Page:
In just a few days I’ll be celebrating my seven year anniversary with Delta. Where did the time go? Wasn’t it just yesterday I was a New Hire at the Atlanta Training Center? I flew with another Flight Attendant recently, 40+ years seniority, and we both agreed: time flies when you are having fun!
Eleven years ago, in my hometown of Nebraska, a ground handling position opened at the airport. I had stars in my eyes! My Grandfather, an aviation enthusiast and the one responsible for instilling the love of aviation within me, would have been so proud. I went after that job and got it! As a PSA, I was a ticket agent, worked the gates, and now, a dues-paying member of the IAM. I didn’t see much of the IAM with my time at the airport. I did see my union dues go up. For what, I asked myself? The IAM wasn’t working harder for me, tightening vague contractual language, or improving work conditions. No, they increased dues and still had no presence. I was not impressed.
Ground handling was a start, but I had my eyes set on the skies. When I was working the gates, every time the flight attendant would close the boarding door, I wanted to be on the other side. I applied to work for a regional airline and got the job. The world was my oyster and little did I know I would be embarking on a journey that would set me on a path to a life-long career. Now, rewind to week one of initial training. The chief union steward came to speak to our class. I already had a bad taste with the IAM, but I tried to keep an open mind. I’ll never forget, right off the bat, how the union steward ripped into the company. The union proclaimed the company was not on my side, and the union was my only lifeline. Hold up: I am in week one of training, the job still contingent upon passing training, and the union steward is telling me I work for an airline who is out to get me? I’m technically not even hired, and my job is already on the line! I worked with the regionals for two more years and what I’ll never forget is how the union vilified the company. The barrage of company distrust spewed forth from the union, and it was never-ending.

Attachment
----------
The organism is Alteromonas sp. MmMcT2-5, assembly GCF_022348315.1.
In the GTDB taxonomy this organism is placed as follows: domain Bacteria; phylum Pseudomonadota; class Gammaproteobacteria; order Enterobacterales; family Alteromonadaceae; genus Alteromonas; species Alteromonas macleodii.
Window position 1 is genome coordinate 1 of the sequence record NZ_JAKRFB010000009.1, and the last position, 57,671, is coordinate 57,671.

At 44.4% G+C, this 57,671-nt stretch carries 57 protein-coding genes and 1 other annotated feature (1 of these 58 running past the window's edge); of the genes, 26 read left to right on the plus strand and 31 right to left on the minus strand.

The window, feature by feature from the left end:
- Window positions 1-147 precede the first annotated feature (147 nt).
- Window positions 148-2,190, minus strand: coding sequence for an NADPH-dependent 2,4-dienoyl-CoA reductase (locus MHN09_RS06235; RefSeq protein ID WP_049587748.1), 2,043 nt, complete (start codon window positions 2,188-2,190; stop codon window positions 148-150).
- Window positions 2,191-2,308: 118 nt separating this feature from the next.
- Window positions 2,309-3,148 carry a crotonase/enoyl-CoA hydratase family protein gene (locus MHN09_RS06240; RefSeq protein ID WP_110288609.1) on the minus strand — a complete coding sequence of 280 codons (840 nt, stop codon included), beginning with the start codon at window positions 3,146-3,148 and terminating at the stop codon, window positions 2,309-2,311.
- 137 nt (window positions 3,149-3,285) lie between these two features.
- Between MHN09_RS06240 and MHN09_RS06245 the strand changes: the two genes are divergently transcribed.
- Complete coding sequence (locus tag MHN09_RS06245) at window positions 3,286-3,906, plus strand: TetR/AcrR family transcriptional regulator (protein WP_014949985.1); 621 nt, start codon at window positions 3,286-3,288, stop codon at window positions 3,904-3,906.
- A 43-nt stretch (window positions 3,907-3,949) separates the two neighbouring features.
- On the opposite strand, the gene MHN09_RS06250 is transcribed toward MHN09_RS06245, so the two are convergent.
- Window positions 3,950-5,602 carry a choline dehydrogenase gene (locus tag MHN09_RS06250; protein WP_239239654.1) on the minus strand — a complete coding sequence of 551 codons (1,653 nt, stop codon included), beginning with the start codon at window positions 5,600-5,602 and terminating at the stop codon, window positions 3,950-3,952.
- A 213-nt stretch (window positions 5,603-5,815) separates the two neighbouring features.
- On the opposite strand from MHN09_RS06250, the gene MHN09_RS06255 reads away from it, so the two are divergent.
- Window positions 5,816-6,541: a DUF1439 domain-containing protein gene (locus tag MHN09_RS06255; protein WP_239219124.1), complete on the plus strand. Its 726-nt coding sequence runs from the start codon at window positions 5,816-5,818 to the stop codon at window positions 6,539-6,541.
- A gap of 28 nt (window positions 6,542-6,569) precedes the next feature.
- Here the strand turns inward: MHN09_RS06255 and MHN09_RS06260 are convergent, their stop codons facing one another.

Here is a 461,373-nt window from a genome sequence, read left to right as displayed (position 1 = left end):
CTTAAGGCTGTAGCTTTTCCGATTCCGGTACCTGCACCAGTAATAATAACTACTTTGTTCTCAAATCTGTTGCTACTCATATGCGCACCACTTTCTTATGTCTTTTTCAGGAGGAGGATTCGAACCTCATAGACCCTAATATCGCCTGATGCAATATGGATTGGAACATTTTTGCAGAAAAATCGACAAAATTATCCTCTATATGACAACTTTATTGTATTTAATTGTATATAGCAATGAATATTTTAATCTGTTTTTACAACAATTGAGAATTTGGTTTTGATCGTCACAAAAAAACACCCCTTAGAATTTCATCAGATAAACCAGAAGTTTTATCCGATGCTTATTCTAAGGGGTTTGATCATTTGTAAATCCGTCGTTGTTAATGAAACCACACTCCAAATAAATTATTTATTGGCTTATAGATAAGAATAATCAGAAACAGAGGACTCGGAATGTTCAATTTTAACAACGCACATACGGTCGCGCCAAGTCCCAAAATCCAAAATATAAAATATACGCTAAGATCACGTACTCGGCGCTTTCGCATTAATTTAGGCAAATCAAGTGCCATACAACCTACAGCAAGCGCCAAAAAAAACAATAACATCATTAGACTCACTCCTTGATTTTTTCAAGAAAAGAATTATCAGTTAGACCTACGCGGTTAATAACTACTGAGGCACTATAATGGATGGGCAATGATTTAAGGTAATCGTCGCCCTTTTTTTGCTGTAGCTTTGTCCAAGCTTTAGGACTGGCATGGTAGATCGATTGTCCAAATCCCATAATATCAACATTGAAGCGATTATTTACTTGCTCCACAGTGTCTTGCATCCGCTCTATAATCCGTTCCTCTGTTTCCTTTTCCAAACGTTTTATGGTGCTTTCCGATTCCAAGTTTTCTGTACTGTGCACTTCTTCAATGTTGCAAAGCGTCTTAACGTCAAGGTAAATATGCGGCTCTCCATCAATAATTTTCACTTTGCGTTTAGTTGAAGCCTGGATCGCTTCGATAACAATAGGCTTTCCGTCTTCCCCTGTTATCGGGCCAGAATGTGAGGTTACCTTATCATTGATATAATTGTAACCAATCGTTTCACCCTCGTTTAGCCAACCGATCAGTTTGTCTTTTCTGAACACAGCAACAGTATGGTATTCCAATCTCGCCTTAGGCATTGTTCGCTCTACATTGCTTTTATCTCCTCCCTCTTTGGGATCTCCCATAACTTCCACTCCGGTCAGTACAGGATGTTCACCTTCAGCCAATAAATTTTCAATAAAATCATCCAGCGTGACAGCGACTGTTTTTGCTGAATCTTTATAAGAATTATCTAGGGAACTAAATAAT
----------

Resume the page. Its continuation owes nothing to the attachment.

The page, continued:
In 2011, Delta Air Lines hired me. When working for the regionals, Delta was everyone’s first choice. What was rumored about Delta, I can say now with certainty is entirely true. I am a respected employee who is valued. When I go to work, I have 100% confidence I work for an airline who has my back. My voice and my opinion have meaning here – it’s the fabric of who we are. Delta’s foundation is unique, unreplicable, and the envy of the industry. I am not willing to let the IAM disrupt that. I have been there, done that, and now on the other side, I can say, “no thank you.”
We are different, and we are Delta.